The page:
2018: 416 Fire leads to state of emergency

  • Local officials are struggling to address the impacts to Silverton’s economy, and preparing for a long recovery.
    Local officials are struggling to address the impacts to Silverton’s economy, and preparing for a long recovery.
  • Local officials are struggling to address the impacts to Silverton’s economy, and preparing for a long recovery.
    Local officials are struggling to address the impacts to Silverton’s economy, and preparing for a long recovery.

Evacuees from Cascade Village were returning to their homes and U.S. 550 between Molas Pass and Hermosa was reopening to escorted traffic on Wednesday, June 13, as the monstrous 416 Fire in La Plata County continued to burn, with more than 1,000 firefighters assigned to the 40-square-mile blaze.

The entire San Juan National Forest was placed on lockdown on Tuesday morning, and the Durango and Silverton Narrow Gauge Railroad announced it would extend its suspension of service through the end of June.

Meanwhile, local officials are struggling to address the impacts to Silverton’s economy, and preparing for a long recovery.

Tuesday morning, residents of some 180 dwellings in the Cascade Village and the nearby area in southern San Juan County were ordered to evacuate, but by Wednesday morning that order had been lifted.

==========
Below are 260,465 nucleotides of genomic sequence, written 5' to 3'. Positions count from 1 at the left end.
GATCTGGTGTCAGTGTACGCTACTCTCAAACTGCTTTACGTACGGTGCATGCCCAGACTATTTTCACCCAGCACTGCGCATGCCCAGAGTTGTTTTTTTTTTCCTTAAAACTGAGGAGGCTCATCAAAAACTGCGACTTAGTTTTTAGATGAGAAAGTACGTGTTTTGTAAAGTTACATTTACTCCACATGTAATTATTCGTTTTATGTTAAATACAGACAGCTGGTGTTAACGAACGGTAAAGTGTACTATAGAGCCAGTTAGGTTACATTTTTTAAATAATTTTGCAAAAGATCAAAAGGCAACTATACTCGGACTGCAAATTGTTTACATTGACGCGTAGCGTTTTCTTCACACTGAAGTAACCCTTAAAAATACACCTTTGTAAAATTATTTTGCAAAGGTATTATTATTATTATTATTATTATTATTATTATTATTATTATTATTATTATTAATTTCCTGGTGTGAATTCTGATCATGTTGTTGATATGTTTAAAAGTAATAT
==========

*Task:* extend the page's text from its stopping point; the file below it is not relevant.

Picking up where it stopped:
By Tuesday, as the fire rapidly expanded, more than 2,000 homes and businesses had been evacuated, but on Wednesday, evacuation orders were lifted for 560 homes and 20 businesses.

By Wednesday morning, the fire had grown to more than 40 square miles.

Also on Wednesday morning, Incident Commander Alan Sinclair briefed the San Juan County commissioners.

He said the north end of the fire has been “tough,” but fire officials concluded they could allow Cascade Village residents to return.

“Our number one objective on fires is responder safety and public safety,” Sinclair said. “With the fire right along the 550 corridor there, it’s a tough decision to make. The north end of the fire has been tough, but we made a determination that there’s still a threat out there, but we’re confident we can get people in. The consensus is that we’re confident right now that we could re-initiate an evacuation if we needed to.”

But Sinclair said the Cascade Village residents would remain under pre-evacuation notice for now.

“This weekend was a challenging one for us,” Sinclair said. “There was a lot of very extreme fire behavior going on but the crews had time to make a plan before that occurred.”

But firefighters see some help on the horizon.

“We’re going to start seeing some rain,” Sinclair said.

But he added that the 416 Fire will continue to burn for some time.

“There’s going to be fire out there for a while. I think we’re looking for a season-ending event at some point.”

Columbine District Ranger Matt Janowiak said the Forest Service also has hot shot crews, engines and “all kinds of other firefighters prepositioned every day to go on initial attacks if any more fires break out.”

He said the total shutdown of the San Juan National Forest is unprecedented.